Growler noise study supports computer modeling

A $1.9 million study of aircraft noise at two Navy bases is unlikely to satisfy critics.

Last week, the Navy submitted its report to Congress on real-time sound monitoring of aircraft at Naval Air Stations Whidbey Island and Lemoore. The report states that the Navy determined that noise models “operate as intended and provide an accurate prediction of noise exposure levels from aircraft operations for use in impact assessments and long-term land use planning.”

In fact, the study finds that the noise modeling overstates the actual levels of sound.

Anti-noise advocates, however, are skeptical of the study for its lack of independence as well as other perceived shortcomings.

“The Navy concludes that its real-time monitoring validates their modeling. Perhaps,” Bob Wilbur, president of anti-noise group Citizens of Ebey’s Reserve, said in an email. “But they will need to be far more forthcoming.”

The Navy’s Environmental Impact Statement that was completed prior to the addition of 36 additional EA-18G Growler aircraft at NAS Whidbey and a fourfold increase of Growler practice at Outlying Field Coupeville relied on computer modeling of aircraft noise instead of real-world noise monitoring.

Professionals and amateurs who have measured Growler noise near OLF Coupeville, including the Department of the Interior, claimed that the modeling significantly underreported noise levels.

The Navy resisted conducting the monitoring until U.S. Rep. Rick Larsen, a senior member of the House Armed Services Committee, added the noise monitoring at two bases in the Fiscal Year 2020 National Defense Authorization Act.

“I am glad to see the real-time noise monitoring review is complete, but I have asked the Navy to release the technical underlying data and expect to receive the data from the Navy soon,” Larsen said Wednesday. “I cannot make any conclusions on the review without complete data.”

The report doesn’t answer a central question the community has been asking: Just how loud does it get at homes surrounding the small Coupeville airfield?

Most of the report discusses “day-night average sound level,” a metric state and local officials have questioned. It averages sound over time and is used in studies at civilian airlines where the noise is lower but more continuous. Critics said it’s not a fair assessment on Whidbey, where noise is much more sporadic; the result is that spikes in sound are diluted over time.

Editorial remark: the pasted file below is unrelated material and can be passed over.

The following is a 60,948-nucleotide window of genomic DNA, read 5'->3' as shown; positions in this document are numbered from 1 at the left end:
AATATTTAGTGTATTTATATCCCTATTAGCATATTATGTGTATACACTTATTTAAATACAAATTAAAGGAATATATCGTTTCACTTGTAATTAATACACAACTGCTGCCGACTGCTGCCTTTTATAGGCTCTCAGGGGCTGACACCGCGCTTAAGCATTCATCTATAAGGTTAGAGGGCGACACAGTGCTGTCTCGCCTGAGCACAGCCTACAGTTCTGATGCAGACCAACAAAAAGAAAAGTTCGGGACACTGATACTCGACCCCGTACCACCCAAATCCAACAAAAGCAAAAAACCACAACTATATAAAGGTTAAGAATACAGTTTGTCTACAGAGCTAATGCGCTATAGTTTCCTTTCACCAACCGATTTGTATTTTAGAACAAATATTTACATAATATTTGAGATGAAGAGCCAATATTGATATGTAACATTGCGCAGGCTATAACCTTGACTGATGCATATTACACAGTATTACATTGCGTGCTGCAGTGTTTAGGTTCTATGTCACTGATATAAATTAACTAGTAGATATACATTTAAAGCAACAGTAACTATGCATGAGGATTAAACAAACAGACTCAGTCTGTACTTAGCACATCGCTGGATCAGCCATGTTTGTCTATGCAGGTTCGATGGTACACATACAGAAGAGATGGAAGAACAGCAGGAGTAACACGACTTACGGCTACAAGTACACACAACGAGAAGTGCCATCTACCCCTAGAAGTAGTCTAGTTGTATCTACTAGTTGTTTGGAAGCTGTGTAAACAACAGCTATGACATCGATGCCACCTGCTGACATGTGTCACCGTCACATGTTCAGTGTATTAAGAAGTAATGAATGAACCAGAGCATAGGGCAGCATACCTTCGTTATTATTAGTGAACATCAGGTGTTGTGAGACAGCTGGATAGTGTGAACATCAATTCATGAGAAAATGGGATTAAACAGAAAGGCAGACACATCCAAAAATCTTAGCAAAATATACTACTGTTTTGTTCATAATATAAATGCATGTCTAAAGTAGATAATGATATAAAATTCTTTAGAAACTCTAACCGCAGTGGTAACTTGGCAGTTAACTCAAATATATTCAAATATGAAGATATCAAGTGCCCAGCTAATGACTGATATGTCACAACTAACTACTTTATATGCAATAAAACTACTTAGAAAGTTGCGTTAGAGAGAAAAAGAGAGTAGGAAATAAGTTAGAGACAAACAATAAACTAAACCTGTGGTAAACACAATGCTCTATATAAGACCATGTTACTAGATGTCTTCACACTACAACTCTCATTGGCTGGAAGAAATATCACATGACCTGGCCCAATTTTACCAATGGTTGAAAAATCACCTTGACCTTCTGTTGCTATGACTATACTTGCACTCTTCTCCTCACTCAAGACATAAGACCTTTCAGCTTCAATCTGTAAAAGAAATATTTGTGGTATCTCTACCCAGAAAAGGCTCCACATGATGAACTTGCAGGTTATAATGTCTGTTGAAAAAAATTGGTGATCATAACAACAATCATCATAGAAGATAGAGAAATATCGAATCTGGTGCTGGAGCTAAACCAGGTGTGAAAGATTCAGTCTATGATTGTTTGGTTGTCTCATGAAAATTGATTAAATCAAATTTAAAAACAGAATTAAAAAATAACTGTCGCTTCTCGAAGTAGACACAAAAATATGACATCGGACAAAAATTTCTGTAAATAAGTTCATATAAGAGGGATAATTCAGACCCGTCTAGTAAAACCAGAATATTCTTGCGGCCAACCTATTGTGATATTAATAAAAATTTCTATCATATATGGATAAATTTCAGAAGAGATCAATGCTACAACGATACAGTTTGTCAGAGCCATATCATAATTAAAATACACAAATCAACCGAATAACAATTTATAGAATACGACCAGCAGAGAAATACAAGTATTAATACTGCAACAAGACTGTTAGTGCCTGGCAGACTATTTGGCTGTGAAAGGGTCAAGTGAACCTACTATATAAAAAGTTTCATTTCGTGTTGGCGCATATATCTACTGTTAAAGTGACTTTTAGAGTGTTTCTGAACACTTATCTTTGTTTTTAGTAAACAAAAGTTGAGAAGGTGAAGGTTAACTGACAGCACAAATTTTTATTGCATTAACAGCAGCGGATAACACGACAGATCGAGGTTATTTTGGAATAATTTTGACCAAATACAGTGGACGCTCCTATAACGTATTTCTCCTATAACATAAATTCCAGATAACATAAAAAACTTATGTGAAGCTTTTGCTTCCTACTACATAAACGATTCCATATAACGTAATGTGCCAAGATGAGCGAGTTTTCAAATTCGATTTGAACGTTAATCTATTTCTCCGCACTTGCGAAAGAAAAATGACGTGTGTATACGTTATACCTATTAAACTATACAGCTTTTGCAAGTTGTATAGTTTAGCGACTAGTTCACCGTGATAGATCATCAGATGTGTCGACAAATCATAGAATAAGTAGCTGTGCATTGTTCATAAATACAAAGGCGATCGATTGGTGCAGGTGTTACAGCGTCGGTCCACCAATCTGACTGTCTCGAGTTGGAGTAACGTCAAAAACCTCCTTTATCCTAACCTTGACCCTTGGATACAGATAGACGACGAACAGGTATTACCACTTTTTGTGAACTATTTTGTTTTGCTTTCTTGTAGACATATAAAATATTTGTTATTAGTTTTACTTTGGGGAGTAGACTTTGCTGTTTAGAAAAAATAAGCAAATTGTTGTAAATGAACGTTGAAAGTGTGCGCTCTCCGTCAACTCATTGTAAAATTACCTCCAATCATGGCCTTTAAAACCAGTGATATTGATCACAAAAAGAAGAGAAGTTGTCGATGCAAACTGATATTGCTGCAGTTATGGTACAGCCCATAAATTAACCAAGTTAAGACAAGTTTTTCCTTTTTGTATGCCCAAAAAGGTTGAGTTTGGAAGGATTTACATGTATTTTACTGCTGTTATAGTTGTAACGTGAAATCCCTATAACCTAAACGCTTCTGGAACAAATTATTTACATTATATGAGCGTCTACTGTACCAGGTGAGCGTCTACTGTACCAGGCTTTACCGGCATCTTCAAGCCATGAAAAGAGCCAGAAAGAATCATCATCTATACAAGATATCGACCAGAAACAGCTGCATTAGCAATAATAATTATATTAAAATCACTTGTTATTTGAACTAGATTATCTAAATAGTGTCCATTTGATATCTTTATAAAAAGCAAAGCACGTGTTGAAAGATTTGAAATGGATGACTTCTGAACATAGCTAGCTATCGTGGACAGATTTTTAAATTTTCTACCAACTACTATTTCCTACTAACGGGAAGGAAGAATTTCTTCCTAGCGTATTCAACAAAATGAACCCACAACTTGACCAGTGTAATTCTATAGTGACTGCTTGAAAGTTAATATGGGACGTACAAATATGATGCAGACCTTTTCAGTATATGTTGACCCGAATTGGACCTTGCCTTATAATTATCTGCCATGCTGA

The report does includes “sound exposure levels” for individual events at two locations on North Whidbey, but not around OLF Coupeville for an unclear reason. The report shows that the computer models predicted single-event noise at higher levels than the actual measurements of single events.

The report states that additional sound exposure level comparisons will be provided in a follow-up technical report.

The report shows “outliers” measured during the study “demonstrate the large variability observed in individual events due to various environmental and operational factors.”

For the study, the Navy collected real-time aircraft sound level and operational data during four discrete seven-day monitoring periods in 2020 and 2021. The sites were both around the Ault Field Base and OLF Coupeville.

The data collected included acoustic recordings at sites around each airfield to capture sound levels during a range of flight operations across a range of seasonal weather conditions, the document states.

The study collected operations data, including logs of air traffic controllers and the monitoring teams, to document the flight activity scheduled and observed during each monitoring period, the report states.

“Although the results of this study indicate that DoD-approved aircraft noise models work as intended, the Navy will continue to refine operational data collection procedures to enhance model accuracy and reliability,” the report concludes.